What conditions have you in Florida, Alabama and Louisianna experienced ?

General Discussion / Cultivating Vegetables 9 mechanical approaches
« on: December 22, 2017, 09:45:13 AM »
I know during the winter everyone begins to get cabin fever and begins to read their new seed catalogs while their minds drift off contemplating how to manage those pesky weeds.  Here is a YouTube series of 9 that discusses various ways used. Thought you might find it interesting while sitting in front of the fire with your favorite hot chocolate toddy.
I also want to wish each and every one of you a very memorable Christmas and a prosperous New Year.

General Discussion / Baby White Rice Popcorn Seed HELP!
« on: December 04, 2017, 02:18:11 PM »
I have been trying to locate seed for the Baby White Rice Popcorn. It is a small seed popcorn and pops without hulls that get in your teeth. I can find the Baby Rice popcorn for popping but if the corn has been mechanically dried, which most commercial popcorn is, the germination in nonexistent/won't germinate. I have scoured Google and multiple catalogs but cannot find the seed. I have also talked to commercial sellers of the popcorn but they do not grow it. I am hoping someone here would know of or be able to direct me to a source for the White Baby Rice Popcorn. I appreciate your help.

Recipes / Creole-Spiced Shrimp Po'Boys Recipe
« on: November 18, 2017, 07:21:31 PM »
Creole-Spiced Shrimp Po'Boys Recipe
You can use oysters or crayfish instead of shrimp if you like
TOTAL TIME: Prep: 30 min. Cook: 5 min./batch YIELD:4 servings
•   3/4 cup mayonnaise
•   1/2 cup ketchup
•   1 teaspoon prepared horseradish
•   1 teaspoon hot pepper sauce
•   Oil for frying
•   3/4 cup all-purpose flour
•   3/4 cup cornmeal
•   1 tablespoon Creole seasoning
•   1 teaspoon salt
•   1 pound uncooked medium shrimp, peeled and deveined (tails removed)
•   4 French rolls, split
•   2 medium tomatoes, sliced
•   2 cups shredded lettuce
•   1. In a small bowl, mix the mayonnaise, ketchup, horseradish and pepper sauce. Cover and chill until serving.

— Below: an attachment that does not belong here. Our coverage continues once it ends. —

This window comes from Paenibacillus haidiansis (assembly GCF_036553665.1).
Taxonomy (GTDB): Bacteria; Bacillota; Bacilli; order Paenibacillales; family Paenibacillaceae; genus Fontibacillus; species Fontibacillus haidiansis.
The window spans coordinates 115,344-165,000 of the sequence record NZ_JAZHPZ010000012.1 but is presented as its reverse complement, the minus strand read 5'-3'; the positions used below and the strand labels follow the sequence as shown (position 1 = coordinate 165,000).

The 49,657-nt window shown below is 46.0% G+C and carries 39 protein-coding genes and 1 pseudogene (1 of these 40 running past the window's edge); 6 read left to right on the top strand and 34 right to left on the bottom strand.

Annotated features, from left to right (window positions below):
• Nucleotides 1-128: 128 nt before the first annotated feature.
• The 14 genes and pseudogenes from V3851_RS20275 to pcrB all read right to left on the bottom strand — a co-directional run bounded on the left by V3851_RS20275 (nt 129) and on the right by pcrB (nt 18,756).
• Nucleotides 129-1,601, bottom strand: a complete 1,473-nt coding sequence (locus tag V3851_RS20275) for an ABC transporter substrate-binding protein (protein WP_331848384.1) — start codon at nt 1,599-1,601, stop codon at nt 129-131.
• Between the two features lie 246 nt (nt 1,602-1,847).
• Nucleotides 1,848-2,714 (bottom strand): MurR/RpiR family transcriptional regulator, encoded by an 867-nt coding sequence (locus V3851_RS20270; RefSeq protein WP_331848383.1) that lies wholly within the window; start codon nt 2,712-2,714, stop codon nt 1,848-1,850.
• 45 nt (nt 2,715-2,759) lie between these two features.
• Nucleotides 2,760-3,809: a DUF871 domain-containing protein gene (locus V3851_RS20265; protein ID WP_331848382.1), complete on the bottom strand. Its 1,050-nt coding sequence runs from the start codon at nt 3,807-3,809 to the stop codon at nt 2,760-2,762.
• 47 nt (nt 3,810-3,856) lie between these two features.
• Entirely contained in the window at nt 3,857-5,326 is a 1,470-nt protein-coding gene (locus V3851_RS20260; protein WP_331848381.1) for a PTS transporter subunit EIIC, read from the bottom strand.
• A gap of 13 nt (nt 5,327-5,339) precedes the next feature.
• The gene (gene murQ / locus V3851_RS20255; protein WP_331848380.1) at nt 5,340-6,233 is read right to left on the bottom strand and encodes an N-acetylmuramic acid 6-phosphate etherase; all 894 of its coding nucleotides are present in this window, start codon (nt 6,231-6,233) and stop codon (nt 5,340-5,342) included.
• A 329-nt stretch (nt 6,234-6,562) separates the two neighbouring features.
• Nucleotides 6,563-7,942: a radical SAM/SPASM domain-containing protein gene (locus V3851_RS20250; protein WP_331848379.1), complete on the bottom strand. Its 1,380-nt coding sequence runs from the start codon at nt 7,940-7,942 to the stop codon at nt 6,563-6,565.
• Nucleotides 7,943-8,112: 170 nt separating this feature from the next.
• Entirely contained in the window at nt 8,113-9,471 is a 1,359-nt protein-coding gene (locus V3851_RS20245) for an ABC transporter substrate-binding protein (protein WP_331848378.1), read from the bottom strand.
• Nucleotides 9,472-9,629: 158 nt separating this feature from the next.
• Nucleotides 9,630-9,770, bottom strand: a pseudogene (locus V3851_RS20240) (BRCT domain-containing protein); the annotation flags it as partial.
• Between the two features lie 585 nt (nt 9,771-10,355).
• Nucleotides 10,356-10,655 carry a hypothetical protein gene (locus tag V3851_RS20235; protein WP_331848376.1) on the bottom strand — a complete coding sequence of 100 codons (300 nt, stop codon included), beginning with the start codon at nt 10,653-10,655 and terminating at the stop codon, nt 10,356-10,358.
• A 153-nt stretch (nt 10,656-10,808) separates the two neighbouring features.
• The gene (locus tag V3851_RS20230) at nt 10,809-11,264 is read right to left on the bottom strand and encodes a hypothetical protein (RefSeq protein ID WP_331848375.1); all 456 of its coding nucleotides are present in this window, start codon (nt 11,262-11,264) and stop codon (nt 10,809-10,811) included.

•   2. In an electric skillet, heat 1/2 in. of oil to 375°. In a large resealable plastic bag, combine the flour, cornmeal, Creole seasoning and salt.
•   3. Add shrimp, a few at a time; seal bag and toss to coat. Fry shrimp in oil for 2-3 minutes on each side or until golden brown. Drain on paper towels.
•   4. Spread rolls with some of the sauce. Layer bottoms with lettuce, shrimp and tomatoes; replace tops. Serve with remaining sauce. Yield: 4 sandwiches (1 cup sauce).
Editor's Note: The following spices may be substituted for 1 teaspoon Creole seasoning: 1/4 teaspoon each salt, garlic powder and paprika; and a pinch each of dried thyme, ground cumin and cayenne pepper.

General Discussion / Entertainment for the garlic growers
« on: October 12, 2017, 09:34:44 PM »
I thought you might like to plant by music'

General Discussion / Garlic selection and purchase
« on: October 02, 2017, 10:43:18 PM »
I know several of you plant Garlic and have been very successful in growing it. I would like to plant it this year. I live in Zone 8-9 in coastal Georgia and do not know where would be a good place to purchase garlic and which variety would grow well in my area. I want to purchase bulbs to plant and was thinking of planting the softneck but would be open to also planting hardneck.